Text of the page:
Saturday, 19 September 2020

How RBG's death could give conservatives the upper hand in the Supreme Court with a majority of 6 to 3 for many years to come

 The death of Justice Ruth Bader Ginsburg just 46 days before the presidential election has left the Supreme Court at a historic moment. 

Ginsburg's replacement could decide the political leaning of the court for decades to come if Trump is successful in pushing through his third conservative Justice in one term. 

The closely divided court had five justices with conservative bents and four liberals, before Ginsburg's death. 

If Trump were to choose a conservative judge to replace the liberal Ginsburg, as expected, the court's conservatives would have more heft with a 6-3 majority.  

The death of Justice Ruth Bader Ginsburg has left the Supreme Court at a historic moment that could see it with a conservative majority of 6 to 3 for many years to come

The death of Justice Ruth Bader Ginsburg has left the Supreme Court at a historic moment that could see it with a conservative majority of 6 to 3 for many years to come

The closely divided court had five justices with conservative bents and four liberals, before Ginsburg's death. Pictured, Ginsburg with the other Justices

The closely divided court had five justices with conservative bents and four liberals, before Ginsburg's death. Pictured, Ginsburg with the other Justices

The president repeatedly touts his success in already nominating two conservative Supreme Court Justices as one of the biggest achievements of his term but wishes to extend his influence further. 

He has already remade the federal bench for a generation and the new vacancy in the highest court gives the president the ability to shape its future for decades to come if he is re-elected in November.

Trump's two nominees to the court, Justice Neil Gorsuch, 53, and Justice Brett Kavanaugh, 55, are young appointments meaning that their potential tenure could last for decades.


If possible, the president is expected to pick a third young nominee, increasing the length of his influence on the court.

If he loses in November without having secured a third Justice, Trump could still attempt to push a nomination through the Republican-controlled Senate before Biden's inauguration in January, although this would likely be met with fury by Democrats.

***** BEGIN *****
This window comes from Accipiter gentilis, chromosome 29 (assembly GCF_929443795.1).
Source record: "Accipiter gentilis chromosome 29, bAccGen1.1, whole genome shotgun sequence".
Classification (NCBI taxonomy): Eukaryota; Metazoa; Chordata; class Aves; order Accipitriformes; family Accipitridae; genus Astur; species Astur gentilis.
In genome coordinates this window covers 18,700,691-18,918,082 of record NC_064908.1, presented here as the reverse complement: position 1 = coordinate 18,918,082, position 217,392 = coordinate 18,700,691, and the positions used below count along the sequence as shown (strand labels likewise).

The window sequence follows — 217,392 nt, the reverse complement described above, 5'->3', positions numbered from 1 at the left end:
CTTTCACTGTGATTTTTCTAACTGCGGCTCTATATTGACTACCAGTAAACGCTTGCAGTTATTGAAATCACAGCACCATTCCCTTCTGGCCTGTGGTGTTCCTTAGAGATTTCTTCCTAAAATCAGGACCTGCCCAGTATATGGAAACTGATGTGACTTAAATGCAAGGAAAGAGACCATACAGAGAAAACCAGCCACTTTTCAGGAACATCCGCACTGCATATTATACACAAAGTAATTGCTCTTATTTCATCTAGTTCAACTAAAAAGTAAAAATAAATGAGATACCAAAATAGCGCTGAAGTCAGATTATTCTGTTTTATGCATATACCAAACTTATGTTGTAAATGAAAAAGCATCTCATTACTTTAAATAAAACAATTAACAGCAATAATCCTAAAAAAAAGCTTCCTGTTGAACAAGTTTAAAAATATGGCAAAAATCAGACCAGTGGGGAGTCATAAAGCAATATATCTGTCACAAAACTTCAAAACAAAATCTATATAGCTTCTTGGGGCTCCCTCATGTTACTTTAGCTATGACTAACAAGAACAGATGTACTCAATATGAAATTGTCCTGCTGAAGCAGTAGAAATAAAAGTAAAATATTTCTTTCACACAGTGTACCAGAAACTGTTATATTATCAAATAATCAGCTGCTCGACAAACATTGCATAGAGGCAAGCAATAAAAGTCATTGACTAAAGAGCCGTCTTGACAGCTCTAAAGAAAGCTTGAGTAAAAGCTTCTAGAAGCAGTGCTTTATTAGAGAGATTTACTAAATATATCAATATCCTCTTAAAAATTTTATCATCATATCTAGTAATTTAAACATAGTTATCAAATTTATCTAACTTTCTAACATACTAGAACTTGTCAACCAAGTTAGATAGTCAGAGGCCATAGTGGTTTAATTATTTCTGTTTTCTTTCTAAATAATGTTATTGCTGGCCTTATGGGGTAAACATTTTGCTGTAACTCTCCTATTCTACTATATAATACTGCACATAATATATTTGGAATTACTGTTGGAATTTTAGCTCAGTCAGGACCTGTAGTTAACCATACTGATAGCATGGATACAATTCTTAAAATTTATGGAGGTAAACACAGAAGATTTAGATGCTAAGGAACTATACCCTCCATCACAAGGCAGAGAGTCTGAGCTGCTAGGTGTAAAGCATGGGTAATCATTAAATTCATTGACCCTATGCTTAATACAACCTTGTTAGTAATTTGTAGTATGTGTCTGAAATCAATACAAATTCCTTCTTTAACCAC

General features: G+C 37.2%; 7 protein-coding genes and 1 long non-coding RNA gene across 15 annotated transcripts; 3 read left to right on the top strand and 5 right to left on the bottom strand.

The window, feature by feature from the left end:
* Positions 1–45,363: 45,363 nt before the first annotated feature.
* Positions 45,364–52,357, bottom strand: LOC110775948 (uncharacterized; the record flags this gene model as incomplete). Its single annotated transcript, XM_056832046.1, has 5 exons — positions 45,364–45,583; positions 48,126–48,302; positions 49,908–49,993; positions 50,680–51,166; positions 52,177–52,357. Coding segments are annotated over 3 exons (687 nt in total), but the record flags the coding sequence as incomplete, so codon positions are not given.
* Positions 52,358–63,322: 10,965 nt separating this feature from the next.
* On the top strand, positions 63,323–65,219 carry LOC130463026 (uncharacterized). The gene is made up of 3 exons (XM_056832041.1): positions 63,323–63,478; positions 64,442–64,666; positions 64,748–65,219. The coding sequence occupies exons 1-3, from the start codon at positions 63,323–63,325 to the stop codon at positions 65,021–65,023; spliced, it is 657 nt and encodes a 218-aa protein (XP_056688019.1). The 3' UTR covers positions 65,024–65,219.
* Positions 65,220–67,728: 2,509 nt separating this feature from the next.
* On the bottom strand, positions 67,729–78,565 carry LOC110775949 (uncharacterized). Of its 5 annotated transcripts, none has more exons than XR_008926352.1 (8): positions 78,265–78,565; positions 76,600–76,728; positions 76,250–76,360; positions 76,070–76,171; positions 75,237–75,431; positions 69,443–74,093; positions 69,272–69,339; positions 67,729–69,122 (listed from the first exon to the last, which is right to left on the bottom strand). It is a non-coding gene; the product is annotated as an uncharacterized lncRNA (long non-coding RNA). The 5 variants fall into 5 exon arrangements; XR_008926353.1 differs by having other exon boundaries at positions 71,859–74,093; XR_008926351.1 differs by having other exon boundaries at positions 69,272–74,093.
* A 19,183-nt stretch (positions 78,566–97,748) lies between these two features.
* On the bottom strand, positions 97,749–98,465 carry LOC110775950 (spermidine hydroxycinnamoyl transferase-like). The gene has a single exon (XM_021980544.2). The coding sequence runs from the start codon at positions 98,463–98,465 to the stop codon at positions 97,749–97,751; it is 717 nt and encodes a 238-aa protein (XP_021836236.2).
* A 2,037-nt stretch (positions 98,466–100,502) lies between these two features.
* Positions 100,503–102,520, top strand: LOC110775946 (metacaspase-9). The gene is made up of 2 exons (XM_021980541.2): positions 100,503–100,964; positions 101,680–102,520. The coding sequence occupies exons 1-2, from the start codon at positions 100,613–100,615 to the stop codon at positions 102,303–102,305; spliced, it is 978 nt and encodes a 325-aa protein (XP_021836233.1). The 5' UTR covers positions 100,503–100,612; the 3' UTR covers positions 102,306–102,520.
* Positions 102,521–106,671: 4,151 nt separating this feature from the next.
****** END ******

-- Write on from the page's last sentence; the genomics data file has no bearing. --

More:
If there was still a vacancy by January, a victorious Biden could appoint a liberal nominee, leaving the conservative-liberal balance at 5-4. 

With other current Justices on the court in their 70s and 80s, without the Trump nominee, a Biden presidency could have further vacancies that could swing the balance of the court completely. 

If Trump wins the election and already has appointed his third Justice, further vacancies in a second term could allow him to push the conservative bias even further.  

The Chief Justice of the United States John G. Roberts, Jr.; Neil M. Gorsuch, Brett M. Kavanaugh, Samuel A. Alito, Jr., and Clarence Thomas are the conservative leaning member of the court, although they haven't always sided with Trump. 

Stephen G. Breyer, Sonia Sotomayor and Elena Kagan are the three remaining liberal Justices. 

While conservatives are currently in the majority, the court has not always sided with Trump, including two major losses for the president this year.  

In June, Trump erupted in fury after the Supreme Court dealt another blow to his efforts to undo Obama administration policies through regulation – comparing the rulings to 'shotgun blasts' at conservatives. 

At that time, he made repeat references to his own reelection and demanded 'NEW JUSTICES' on the court, after Chief Justice John Roberts joined liberals to thwart the administration's action. 

The court had rejected his effort to end legal protections for 650,000 young immigrants, a stunning rebuke to the president in the midst of his reelection campaign. 

The justices rejected administration arguments that the 8-year-old Deferred Action for Childhood Arrivals Program is illegal and that courts have no role to play in reviewing the decision to end DACA. 

Trump immediately cast the defeat in personal terms.

'Do you get the impression that the Supreme Court doesn't like me?' the president asked his Twitter followers.


Supreme Court Justices Samuel Alito, Ruth Bader Ginsburg and Stephen Breyer

Supreme Court Justices Samuel Alito, Ruth Bader Ginsburg and Stephen Breyer 

Trump also made a pitch for his reelection and trying to reshape the court. 

'These horrible & politically charged decisions coming out of the Supreme Court are shotgun blasts into the face of people that are proud to call themselves Republicans or Conservatives. We need more Justices or we will lose our 2nd. Amendment & everything else. Vote Trump 2020!' he wrote. 

It was second loss in a week coming after the 6-3 ruling written by Neil Gorsuch that gay and transgender people are protected from being fired by federal civil rights legislation.

In another setback for the president, the court decided not to take up a case a Trump Administration case challenging California's 'sanctuary city' law.

The president now sees the Ginsburg vacancy as the chance to avoid any future defeats. by appointing an even more conservative voice than those already there.

Believed to be among the front runners to be chosen as Trump's nominee is  U.S. Circuit Judge Amy Coney Barrett, 48, a devout Catholic who holds a strong pro-life stance.

Liberals fear her appointment would result in the removal of the Roe v Wade judgement that legalizes abortion nationwide.  

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